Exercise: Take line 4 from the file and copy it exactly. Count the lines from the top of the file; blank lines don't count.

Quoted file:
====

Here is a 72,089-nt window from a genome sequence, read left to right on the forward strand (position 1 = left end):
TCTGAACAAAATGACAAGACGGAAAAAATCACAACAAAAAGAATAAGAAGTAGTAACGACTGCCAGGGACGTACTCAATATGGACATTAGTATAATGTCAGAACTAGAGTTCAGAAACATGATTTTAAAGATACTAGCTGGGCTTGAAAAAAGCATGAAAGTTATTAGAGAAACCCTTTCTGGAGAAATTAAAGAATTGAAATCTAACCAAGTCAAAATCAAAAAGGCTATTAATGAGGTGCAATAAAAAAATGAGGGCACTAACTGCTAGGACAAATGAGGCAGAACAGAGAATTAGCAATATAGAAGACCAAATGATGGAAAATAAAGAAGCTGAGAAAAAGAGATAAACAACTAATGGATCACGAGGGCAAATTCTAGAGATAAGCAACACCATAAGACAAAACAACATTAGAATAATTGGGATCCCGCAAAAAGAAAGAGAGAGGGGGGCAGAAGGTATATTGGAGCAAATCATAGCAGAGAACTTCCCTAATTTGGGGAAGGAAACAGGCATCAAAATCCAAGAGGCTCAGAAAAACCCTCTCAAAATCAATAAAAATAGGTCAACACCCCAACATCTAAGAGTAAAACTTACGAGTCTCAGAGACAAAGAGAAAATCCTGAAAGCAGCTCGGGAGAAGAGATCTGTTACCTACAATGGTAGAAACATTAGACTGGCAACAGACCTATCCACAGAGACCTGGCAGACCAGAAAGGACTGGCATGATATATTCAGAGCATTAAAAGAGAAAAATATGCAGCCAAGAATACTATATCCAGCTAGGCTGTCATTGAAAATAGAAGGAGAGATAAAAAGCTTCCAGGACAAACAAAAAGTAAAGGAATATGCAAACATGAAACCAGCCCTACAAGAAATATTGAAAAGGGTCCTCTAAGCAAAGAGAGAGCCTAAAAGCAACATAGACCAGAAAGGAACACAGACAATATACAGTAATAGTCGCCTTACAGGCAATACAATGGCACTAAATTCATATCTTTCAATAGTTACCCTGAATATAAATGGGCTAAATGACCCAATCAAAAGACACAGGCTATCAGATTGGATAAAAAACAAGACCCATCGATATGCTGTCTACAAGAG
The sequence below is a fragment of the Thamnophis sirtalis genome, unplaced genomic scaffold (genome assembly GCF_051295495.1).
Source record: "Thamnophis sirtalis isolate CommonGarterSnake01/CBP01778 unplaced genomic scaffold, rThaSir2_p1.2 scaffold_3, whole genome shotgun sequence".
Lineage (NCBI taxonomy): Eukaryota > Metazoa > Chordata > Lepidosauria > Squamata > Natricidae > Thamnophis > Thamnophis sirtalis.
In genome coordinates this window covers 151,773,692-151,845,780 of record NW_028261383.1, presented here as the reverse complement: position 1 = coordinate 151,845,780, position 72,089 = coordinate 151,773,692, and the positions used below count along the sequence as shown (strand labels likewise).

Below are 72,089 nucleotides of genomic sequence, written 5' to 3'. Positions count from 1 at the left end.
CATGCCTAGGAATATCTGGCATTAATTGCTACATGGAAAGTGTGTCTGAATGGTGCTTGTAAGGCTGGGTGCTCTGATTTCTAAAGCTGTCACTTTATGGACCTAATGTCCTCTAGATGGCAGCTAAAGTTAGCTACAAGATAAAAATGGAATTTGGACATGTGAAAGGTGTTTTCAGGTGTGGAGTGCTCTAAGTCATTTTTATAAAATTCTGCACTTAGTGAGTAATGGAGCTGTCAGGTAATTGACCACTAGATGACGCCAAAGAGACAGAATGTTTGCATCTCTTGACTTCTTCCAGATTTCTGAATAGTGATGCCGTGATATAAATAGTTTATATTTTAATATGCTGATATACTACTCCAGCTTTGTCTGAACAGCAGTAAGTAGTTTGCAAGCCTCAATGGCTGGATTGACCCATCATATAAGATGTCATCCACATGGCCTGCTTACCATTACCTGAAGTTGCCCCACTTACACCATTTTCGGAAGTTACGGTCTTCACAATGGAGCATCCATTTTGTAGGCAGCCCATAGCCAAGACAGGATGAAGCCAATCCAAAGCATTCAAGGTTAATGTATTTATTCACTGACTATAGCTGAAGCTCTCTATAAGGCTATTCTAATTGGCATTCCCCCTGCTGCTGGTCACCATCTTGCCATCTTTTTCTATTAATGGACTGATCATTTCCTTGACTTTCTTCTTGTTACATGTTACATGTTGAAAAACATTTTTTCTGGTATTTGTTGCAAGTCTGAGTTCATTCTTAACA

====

Source record: "Thamnophis sirtalis isolate CommonGarterSnake01/CBP01778 unplaced genomic scaffold, rThaSir2_p1.2 scaffold_3, whole genome shotgun sequence".